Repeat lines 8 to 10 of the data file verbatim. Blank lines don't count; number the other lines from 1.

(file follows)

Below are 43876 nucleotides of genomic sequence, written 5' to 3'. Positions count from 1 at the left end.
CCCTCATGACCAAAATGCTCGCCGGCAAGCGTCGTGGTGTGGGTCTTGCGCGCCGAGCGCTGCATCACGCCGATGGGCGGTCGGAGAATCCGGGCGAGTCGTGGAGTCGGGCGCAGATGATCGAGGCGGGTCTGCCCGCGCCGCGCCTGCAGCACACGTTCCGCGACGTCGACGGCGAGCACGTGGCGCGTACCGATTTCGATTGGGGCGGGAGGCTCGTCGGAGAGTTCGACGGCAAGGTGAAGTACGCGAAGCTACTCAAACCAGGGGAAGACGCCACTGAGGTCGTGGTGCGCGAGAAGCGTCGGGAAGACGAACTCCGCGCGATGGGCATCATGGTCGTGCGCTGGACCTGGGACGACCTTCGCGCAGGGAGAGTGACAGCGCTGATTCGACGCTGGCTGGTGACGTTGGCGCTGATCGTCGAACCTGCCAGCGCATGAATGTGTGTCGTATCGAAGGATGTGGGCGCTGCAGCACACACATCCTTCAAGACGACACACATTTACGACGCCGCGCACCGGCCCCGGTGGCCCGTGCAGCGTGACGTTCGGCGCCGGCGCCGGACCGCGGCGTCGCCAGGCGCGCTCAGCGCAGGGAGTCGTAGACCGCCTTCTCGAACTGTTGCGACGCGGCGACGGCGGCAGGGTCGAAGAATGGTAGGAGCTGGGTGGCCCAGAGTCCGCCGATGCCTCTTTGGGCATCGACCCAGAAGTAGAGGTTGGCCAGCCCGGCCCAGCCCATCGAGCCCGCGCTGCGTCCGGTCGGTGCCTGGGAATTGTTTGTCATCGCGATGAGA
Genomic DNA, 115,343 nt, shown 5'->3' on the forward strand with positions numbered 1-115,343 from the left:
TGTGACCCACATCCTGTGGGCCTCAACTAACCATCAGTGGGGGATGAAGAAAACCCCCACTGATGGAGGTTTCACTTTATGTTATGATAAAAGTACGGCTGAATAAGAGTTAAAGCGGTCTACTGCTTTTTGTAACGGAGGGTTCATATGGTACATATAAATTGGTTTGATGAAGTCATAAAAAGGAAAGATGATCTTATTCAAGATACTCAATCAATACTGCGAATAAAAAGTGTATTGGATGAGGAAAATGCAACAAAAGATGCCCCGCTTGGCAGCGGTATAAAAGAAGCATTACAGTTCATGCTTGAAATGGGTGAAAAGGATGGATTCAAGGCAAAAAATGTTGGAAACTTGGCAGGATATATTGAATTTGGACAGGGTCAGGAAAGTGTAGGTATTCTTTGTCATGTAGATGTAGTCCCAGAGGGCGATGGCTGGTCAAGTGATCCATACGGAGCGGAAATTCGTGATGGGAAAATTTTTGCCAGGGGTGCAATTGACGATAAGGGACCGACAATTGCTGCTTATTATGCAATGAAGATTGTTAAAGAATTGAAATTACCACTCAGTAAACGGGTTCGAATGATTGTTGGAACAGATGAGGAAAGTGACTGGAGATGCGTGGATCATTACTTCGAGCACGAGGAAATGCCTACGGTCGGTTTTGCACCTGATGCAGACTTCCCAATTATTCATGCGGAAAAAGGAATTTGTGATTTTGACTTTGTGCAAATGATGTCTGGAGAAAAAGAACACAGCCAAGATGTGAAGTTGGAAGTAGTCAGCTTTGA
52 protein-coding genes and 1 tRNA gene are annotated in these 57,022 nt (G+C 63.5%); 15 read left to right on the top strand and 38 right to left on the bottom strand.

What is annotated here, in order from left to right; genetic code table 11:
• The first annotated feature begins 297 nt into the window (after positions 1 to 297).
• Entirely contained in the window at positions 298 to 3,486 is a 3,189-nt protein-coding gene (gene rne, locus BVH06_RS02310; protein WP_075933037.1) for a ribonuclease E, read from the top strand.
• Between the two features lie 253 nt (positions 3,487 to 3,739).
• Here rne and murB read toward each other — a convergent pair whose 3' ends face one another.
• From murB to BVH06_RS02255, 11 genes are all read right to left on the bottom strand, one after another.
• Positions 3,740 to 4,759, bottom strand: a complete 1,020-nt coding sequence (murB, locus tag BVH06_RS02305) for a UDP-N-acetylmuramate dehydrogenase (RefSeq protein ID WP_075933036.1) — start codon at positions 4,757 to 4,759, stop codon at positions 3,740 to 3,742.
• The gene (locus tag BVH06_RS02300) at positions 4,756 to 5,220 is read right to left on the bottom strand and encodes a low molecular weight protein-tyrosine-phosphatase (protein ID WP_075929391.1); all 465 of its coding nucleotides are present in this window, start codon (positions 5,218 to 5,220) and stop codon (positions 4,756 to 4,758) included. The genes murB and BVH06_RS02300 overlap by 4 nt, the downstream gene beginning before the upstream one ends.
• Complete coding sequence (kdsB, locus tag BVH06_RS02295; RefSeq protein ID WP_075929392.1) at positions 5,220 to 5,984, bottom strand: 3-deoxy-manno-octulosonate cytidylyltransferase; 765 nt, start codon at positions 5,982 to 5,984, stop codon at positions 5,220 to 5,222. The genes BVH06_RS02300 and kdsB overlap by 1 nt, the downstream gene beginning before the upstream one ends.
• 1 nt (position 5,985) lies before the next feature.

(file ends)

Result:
• Entirely contained in the window at positions 298 to 3,486 is a 3,189-nt protein-coding gene (gene rne, locus BVH06_RS02310; protein WP_075933037.1) for a ribonuclease E, read from the top strand.
• Between the two features lie 253 nt (positions 3,487 to 3,739).
• Here rne and murB read toward each other — a convergent pair whose 3' ends face one another.